Iran Nuclear Deal: Impact on Asymmetric Warfare in the Middle East
Middle East Briefing/May 22/16
The rise of any kind of a moderate Iranian outlook, as was expected, creates a stiffer resistance from the traditionalists and hardliners in Iran. This tension will ultimately reach its breaking point. The content of what emerges after this breaking point depends on many factors like the timing of the face-off and the respective strength of each side. That makes things more complicated for all external parties. We face the risk of tilting towards a policy that calls for more patience than ought to be given, under the pretext of giving the moderates a chance to rise faster, and we also face the risk of following a tough policy that undercuts those moderates and enables the hardliners to expand their influence.
The right mix of the two approaches can be located through examining thoroughly how the two different camps in Tehran behave. In other words, this is not only a theoretical issue. Unless we examine the way each view in Tehran is structured and how it behaves in detail, the debate will lead nowhere.
We will examine one aspect of Iranian behavior that crystallizes the differences in Tehran, even as it reveals the difficulty of formulating a policy towards those differences: asymmetric wars and Tehran’s ties to non-state actors in the Middle East.
This aspect gives a clear view of what should be done about the two conflicting trends of the hardliners and the moderates in Iran. It also manifests in practical terms how theoretical assumptions about Iran’s foreign policy are limited.
Asymmetric warfare is a tool of Tehran’s foreign policy, particularly in the Middle East. The reason Iran’s foreign policy is relevant to our subject matter is that it is not merely an outward attitude of the regime towards the world, but it also has a deep inward impact on the competition between the moderates and the hardliners.
Furthermore, asymmetric warfare has turned to be the dominant form of military conflicts in the Middle East since the last major regional war in 1991. The domain of this particular strategy and its available tools is almost exclusively under the direct command of the hardliners. This does not mean necessarily that the moderates do not approve of both the strategy and its tools, but they do not control either.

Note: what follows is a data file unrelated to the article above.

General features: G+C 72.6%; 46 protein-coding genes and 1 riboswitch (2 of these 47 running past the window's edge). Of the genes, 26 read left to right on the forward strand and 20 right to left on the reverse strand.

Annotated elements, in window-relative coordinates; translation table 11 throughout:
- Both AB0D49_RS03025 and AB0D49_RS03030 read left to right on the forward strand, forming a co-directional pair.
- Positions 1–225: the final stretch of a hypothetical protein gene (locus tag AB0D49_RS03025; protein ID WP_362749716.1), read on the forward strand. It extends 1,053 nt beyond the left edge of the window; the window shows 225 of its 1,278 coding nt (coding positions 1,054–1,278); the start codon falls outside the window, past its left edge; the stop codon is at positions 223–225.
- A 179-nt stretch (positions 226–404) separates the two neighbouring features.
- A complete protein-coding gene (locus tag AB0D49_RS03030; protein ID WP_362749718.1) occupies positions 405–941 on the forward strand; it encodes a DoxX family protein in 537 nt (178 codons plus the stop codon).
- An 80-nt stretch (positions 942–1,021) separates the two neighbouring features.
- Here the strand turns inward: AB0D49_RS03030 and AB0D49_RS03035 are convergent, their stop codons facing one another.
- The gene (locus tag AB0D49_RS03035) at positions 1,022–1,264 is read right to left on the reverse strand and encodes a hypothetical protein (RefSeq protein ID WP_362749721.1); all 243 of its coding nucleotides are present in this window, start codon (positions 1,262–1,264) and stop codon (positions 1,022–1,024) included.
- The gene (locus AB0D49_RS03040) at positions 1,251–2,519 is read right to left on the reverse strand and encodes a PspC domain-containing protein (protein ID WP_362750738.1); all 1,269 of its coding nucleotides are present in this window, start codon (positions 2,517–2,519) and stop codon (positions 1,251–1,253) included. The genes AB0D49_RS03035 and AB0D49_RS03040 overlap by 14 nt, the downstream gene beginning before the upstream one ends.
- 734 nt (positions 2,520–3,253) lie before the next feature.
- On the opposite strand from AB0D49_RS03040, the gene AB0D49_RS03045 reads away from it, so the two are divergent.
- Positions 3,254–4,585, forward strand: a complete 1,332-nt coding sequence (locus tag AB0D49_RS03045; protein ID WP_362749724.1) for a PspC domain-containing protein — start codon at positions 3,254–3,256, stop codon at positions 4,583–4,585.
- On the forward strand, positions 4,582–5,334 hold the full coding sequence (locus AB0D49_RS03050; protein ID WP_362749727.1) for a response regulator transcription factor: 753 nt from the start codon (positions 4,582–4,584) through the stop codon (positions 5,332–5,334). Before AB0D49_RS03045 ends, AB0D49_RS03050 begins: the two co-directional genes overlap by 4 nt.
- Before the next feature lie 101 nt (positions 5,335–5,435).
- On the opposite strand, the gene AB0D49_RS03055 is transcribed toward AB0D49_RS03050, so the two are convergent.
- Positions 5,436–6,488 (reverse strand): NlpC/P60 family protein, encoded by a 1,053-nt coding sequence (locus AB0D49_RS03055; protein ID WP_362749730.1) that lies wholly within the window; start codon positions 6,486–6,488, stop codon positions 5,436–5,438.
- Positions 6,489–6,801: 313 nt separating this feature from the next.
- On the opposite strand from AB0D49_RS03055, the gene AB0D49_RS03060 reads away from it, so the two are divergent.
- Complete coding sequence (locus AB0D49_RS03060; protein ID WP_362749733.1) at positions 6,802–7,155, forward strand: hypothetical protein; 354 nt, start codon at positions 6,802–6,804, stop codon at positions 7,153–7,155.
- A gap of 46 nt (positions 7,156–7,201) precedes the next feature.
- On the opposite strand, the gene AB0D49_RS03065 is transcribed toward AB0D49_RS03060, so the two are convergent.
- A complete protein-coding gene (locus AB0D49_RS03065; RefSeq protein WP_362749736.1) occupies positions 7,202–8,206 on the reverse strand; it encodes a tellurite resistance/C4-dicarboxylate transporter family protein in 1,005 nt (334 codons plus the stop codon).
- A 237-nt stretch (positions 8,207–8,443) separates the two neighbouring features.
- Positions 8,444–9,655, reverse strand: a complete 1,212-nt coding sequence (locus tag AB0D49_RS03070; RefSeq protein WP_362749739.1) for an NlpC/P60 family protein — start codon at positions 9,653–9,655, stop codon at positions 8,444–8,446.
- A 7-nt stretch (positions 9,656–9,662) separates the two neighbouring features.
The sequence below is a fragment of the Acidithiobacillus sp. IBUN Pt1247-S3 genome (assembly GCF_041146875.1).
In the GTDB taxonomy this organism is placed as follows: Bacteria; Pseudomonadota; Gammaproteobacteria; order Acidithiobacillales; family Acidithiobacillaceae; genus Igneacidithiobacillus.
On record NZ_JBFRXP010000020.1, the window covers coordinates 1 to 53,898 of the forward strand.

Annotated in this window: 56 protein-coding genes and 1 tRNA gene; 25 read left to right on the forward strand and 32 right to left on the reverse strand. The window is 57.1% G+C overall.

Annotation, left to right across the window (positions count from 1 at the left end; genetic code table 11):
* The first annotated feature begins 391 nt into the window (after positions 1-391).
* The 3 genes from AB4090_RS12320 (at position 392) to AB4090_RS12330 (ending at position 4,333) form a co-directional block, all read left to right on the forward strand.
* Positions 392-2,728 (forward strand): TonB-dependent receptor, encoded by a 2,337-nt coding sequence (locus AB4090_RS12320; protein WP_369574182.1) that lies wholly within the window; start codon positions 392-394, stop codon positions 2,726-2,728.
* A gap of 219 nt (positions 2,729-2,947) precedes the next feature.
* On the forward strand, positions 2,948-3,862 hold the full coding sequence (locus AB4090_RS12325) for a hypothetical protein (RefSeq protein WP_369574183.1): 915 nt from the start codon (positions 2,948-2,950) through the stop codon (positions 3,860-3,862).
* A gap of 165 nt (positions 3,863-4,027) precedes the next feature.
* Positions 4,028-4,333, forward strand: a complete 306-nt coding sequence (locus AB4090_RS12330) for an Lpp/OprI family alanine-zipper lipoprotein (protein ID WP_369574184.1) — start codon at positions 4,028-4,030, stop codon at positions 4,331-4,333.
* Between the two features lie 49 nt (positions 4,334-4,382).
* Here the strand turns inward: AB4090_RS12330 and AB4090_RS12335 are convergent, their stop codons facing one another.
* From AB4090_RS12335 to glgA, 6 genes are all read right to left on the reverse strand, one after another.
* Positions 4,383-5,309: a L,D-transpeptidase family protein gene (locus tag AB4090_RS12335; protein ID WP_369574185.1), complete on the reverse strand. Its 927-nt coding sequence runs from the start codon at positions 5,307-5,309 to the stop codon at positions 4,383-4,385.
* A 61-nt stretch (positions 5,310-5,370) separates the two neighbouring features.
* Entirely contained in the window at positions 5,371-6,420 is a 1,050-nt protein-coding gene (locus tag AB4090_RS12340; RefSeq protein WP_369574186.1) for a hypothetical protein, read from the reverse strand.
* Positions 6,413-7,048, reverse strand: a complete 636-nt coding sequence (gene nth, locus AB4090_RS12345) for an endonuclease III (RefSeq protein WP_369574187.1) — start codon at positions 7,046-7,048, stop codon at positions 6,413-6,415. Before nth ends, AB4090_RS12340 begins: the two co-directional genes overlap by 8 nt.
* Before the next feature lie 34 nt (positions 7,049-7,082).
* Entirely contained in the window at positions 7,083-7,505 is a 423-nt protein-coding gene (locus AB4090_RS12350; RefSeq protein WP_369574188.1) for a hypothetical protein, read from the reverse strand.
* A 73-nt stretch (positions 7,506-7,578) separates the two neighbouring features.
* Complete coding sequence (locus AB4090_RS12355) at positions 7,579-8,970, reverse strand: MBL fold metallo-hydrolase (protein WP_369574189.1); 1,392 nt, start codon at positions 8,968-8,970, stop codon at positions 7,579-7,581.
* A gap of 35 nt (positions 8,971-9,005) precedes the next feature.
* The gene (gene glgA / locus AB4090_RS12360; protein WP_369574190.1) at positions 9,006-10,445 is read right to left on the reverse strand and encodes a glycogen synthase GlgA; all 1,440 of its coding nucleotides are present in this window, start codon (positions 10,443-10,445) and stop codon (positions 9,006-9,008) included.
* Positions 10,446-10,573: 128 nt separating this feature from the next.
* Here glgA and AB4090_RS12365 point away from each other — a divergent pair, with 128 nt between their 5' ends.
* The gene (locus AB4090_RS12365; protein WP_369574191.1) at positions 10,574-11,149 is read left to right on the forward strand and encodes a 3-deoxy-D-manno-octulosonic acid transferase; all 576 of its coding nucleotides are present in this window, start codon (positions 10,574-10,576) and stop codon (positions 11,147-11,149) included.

As it is under the disposal of the hardliners, the Revolutionary Guard Corps (IRGC) is not merely Iran’s headquarters of regional asymmetric warfare, it is also a powerful player in domestic policies and in shaping Tehran’s overall behavior internally and externally. This entails that any reduction in IRGC clout in any of the two spheres of its activities, domestic and foreign, will impact the other sphere.
The equation is as follows: Iranians moderates have a variety of responses that differ from those of the IRGC, to variable extents depending on the questions. When the general environment in Iran becomes conducive to a more moderate attitude, this results logically on a more aggressive pushback by the hardliners. Those hardliners exist in both domestic social and political structures as well as foreign policy apparatuses.
This leads us to ask the central question: How would it be possible to further the cause of moderate politics in Iran?
The nuclear deal was promoted as one important step in that direction. We have argued repeatedly on previous occasions that while this may be one of the intentions of the promoters of the deal, by making it a stand-alone step and separating it from the general behavior of Iran, the deal may turn into a factor in achieving the opposite of this very intention. It may reinforce the hand of the hardliners.
This argument is based, among other factors, on the fact that the deal will mobilize the hardliners to defend their views and increase their pressure to continue the country’s current behavior unabated. We already see this happening. It is also based on the fact that the hardliners may actually benefit from the deal in terms of increased funds, arms, and new openings to the global community; we also see this happening.
In other words, while the deal’s Western signers may have hoped that the consequences would provide the moderates with a more favorable environment to increase their clout, the net result could be an intensification of the hardliners’ domestic influence, be it economic, military, or political.
We admit that proving either interpretation of the impact of the deal will have to wait longer and be based on more empirical evidence. The one thing that should be urgent however is how to confront the IRGC asymmetric warfare in the Middle East, hence offsetting the expansion of the hardliners as we see it now. (We do not consider the Presidency or Parliament accurate reflections of the balance of power. This balance is better reflected in the economic, security, and decision-making circles).
Aspects of power should not be reduced to the number of tanks and planes or to the physical presence of a moderate or a reformist in the seat of the presidency. The power of the IRGC is multifaceted. And those who defend the nuclear deal as a facilitator of a long-awaited Iranian shift in behavior do not understand that this shift in behavior will not happen solely as a result of the nuclear deal. In fact, the nuclear deal, as we have said, may turn out to be an amplifier of extremism so long as it is taken as a standalone tool to influence Tehran’s behavior.